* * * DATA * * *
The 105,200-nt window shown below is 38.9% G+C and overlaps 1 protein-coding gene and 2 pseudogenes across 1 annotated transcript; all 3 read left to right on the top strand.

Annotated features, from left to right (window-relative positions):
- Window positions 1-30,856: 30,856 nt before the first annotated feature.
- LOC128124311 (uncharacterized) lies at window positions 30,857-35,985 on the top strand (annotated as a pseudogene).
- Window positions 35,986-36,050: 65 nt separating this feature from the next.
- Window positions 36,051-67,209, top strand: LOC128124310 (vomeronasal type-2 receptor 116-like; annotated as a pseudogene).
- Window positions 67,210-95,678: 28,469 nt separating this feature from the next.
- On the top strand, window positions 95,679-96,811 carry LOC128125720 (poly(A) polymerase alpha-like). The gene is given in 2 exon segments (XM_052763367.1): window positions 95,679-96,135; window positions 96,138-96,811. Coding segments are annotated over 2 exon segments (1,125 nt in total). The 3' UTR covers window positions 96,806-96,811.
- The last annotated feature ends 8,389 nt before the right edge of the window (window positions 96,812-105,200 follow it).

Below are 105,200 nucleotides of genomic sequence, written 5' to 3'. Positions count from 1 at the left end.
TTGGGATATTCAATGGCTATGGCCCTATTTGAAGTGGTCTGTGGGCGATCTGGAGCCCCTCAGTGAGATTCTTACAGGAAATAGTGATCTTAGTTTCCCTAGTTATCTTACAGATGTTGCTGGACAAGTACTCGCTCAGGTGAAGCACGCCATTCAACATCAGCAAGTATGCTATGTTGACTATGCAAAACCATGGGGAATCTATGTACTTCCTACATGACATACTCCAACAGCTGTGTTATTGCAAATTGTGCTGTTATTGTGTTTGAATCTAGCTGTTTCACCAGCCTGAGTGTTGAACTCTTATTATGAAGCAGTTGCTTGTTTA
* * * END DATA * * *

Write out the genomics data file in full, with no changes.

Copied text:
The 105,200-nt window shown below is 38.9% G+C and overlaps 1 protein-coding gene and 2 pseudogenes across 1 annotated transcript; all 3 read left to right on the top strand.

Annotated features, from left to right (window-relative positions):
- Window positions 1-30,856: 30,856 nt before the first annotated feature.
- LOC128124311 (uncharacterized) lies at window positions 30,857-35,985 on the top strand (annotated as a pseudogene).
- Window positions 35,986-36,050: 65 nt separating this feature from the next.
- Window positions 36,051-67,209, top strand: LOC128124310 (vomeronasal type-2 receptor 116-like; annotated as a pseudogene).
- Window positions 67,210-95,678: 28,469 nt separating this feature from the next.
- On the top strand, window positions 95,679-96,811 carry LOC128125720 (poly(A) polymerase alpha-like). The gene is given in 2 exon segments (XM_052763367.1): window positions 95,679-96,135; window positions 96,138-96,811. Coding segments are annotated over 2 exon segments (1,125 nt in total). The 3' UTR covers window positions 96,806-96,811.
- The last annotated feature ends 8,389 nt before the right edge of the window (window positions 96,812-105,200 follow it).

Below are 105,200 nucleotides of genomic sequence, written 5' to 3'. Positions count from 1 at the left end.
TTGGGATATTCAATGGCTATGGCCCTATTTGAAGTGGTCTGTGGGCGATCTGGAGCCCCTCAGTGAGATTCTTACAGGAAATAGTGATCTTAGTTTCCCTAGTTATCTTACAGATGTTGCTGGACAAGTACTCGCTCAGGTGAAGCACGCCATTCAACATCAGCAAGTATGCTATGTTGACTATGCAAAACCATGGGGAATCTATGTACTTCCTACATGACATACTCCAACAGCTGTGTTATTGCAAATTGTGCTGTTATTGTGTTTGAATCTAGCTGTTTCACCAGCCTGAGTGTTGAACTCTTATTATGAAGCAGTTGCTTGTTTA